Transcriptome analysis of human gastric cancer
Chungnam National University, Daiden, Daejeon, South Korea Mammalian Genome
(Impact Factor: 3.07).
01/2006; 16(12):942-54. DOI: 10.1007/s00335-005-0075-2
To elucidate the genetic events associated with gastric cancer, 124,704 cDNA clones were collected from 37 human gastric cDNA libraries, including 20 full-length enriched cDNA libraries of gastric cancer cell lines and tissues from Korean patients. An analysis of the collected ESTs revealed that 97,930 high-quality ESTs coalesced into 13,001 clusters, of which 11,135 clusters (85.6%) were annotated to known ESTs. The analysis of the full-length cDNAs also revealed that 4862 clusters (51.7%) contained at least one putative full-length cDNA clone with an initiation codon, with the average length of the 5' UTR of 140 bp. A large number appear to have a diverse transcription start site (TSS). An examination of the TSS of some genes, such as TEGT and GAPD, using 5' RACE revealed that the predicted TSSs are actually found in human gastric cancer cells and that several TSSs differ depending on the specific gastric cell line. Furthermore, of the human gastric ESTs, 766 genes (9.5%) were present as putative alternatively spliced variants. Confirmation of the predicted spliced isoforms using RT-PCR showed that the predicted isoforms exist in gastric cancer cells and some isoforms coexist in gastric cell lines. These results provide potentially useful information for elucidating the molecular mechanisms associated with gastric oncogenesis.
Available from: Luis G Carvajal Carmona
- "TOPBP1 (topoisomerase DNA II-binding protein 1) represents a very interesting candidate for CRC genetic susceptibility as it contains multiple BRCT domains, the C-terminal portion of the BRCA-1 gene, and it has a critical role in the control of DNA damage and replication checkpoint (Gong et al, 2010). On the other hand, CDV3 (carnitine deficiency-associated gene expressed in ventricle 3), also known as H41, seems to be involved in cell proliferation and altered in gastric cancer (Oh et al, 2005). It is noteworthy that the TOPBP1 and CDV3 genes lie next to each other in 3q22 and rs1444601 and rs13088006 are only 34 kb apart. "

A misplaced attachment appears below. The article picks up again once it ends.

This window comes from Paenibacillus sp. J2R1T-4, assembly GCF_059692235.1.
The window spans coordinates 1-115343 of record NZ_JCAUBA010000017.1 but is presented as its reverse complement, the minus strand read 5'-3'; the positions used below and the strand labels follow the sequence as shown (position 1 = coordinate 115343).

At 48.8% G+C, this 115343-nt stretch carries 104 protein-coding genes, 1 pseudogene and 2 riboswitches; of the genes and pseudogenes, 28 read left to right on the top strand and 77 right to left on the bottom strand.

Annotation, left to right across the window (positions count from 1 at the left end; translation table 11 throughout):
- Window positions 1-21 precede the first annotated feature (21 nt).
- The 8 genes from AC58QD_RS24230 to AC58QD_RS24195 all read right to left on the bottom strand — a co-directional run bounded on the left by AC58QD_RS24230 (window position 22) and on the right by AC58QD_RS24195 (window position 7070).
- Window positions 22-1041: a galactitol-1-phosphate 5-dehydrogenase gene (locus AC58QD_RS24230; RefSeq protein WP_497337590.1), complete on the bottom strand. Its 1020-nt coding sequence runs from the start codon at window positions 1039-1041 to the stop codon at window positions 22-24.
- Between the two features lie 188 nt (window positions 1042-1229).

[Show abstract] [Hide abstract]
ABSTRACT: Colorectal cancer (CRC) is the second cause of cancer-related death in the Western world. Much of the CRC genetic risk remains unidentified and may be attributable to a large number of common, low-penetrance genetic variants. Genetic linkage studies in CRC families have reported additional association with regions 9q22-31, 3q21-24, 7q31, 11q, 14q and 22q. There are several plausible candidate genes for CRC susceptibility within the aforementioned linkage regions including PTCH1, XPA and TGFBR1 in 9q22-31, and EPHB1 and MRAS in 3q21-q24.
CRC cases and matched controls were from EPICOLON, a prospective, multicentre, nationwide Spanish initiative, composed of two independent phases. Phase 1 corresponded to 515 CRC cases and 515 controls, whereas phase 2 consisted of 901 CRC cases and 909 controls. Genotyping was performed for 172 single-nucleotide polymorphisms (SNPs) in 84 genes located within regions 9q22-31 and 3q21-q24.
None of the 172 SNPs analysed in our study could be formally associated with CRC risk. However, rs1444601 (TOPBP1) and rs13088006 (CDV3) in region 3q22 showed interesting results and may have an effect on CRC risk.
TOPBP1 and CDV3 genetic variants on region 3q22 may modulate CRC risk. Further validation and meta-analysis should be undertaken in larger CRC cohorts.
Available from: David Waugh